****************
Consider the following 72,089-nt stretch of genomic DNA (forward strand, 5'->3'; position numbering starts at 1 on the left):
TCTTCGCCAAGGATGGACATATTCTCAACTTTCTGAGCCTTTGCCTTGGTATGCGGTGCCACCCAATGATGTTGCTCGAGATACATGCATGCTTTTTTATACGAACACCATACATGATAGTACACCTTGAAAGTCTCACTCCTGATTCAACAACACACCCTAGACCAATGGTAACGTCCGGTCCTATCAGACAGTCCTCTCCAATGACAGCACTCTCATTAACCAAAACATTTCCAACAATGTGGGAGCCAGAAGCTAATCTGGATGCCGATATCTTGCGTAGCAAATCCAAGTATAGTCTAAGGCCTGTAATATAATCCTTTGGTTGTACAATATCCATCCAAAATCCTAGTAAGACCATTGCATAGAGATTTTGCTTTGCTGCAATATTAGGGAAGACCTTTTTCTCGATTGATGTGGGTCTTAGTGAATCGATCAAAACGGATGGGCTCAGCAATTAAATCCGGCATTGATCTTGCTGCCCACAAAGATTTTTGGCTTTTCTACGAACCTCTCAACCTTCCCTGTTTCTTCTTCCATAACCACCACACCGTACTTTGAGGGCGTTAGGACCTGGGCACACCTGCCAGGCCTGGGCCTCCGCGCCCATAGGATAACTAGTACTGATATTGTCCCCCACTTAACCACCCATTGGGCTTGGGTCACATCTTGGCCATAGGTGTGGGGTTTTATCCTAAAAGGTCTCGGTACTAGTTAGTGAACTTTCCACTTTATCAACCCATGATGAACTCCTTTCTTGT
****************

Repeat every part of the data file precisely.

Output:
Consider the following 72,089-nt stretch of genomic DNA (forward strand, 5'->3'; position numbering starts at 1 on the left):
TCTTCGCCAAGGATGGACATATTCTCAACTTTCTGAGCCTTTGCCTTGGTATGCGGTGCCACCCAATGATGTTGCTCGAGATACATGCATGCTTTTTTATACGAACACCATACATGATAGTACACCTTGAAAGTCTCACTCCTGATTCAACAACACACCCTAGACCAATGGTAACGTCCGGTCCTATCAGACAGTCCTCTCCAATGACAGCACTCTCATTAACCAAAACATTTCCAACAATGTGGGAGCCAGAAGCTAATCTGGATGCCGATATCTTGCGTAGCAAATCCAAGTATAGTCTAAGGCCTGTAATATAATCCTTTGGTTGTACAATATCCATCCAAAATCCTAGTAAGACCATTGCATAGAGATTTTGCTTTGCTGCAATATTAGGGAAGACCTTTTTCTCGATTGATGTGGGTCTTAGTGAATCGATCAAAACGGATGGGCTCAGCAATTAAATCCGGCATTGATCTTGCTGCCCACAAAGATTTTTGGCTTTTCTACGAACCTCTCAACCTTCCCTGTTTCTTCTTCCATAACCACCACACCGTACTTTGAGGGCGTTAGGACCTGGGCACACCTGCCAGGCCTGGGCCTCCGCGCCCATAGGATAACTAGTACTGATATTGTCCCCCACTTAACCACCCATTGGGCTTGGGTCACATCTTGGCCATAGGTGTGGGGTTTTATCCTAAAAGGTCTCGGTACTAGTTAGTGAACTTTCCACTTTATCAACCCATGATGAACTCCTTTCTTGT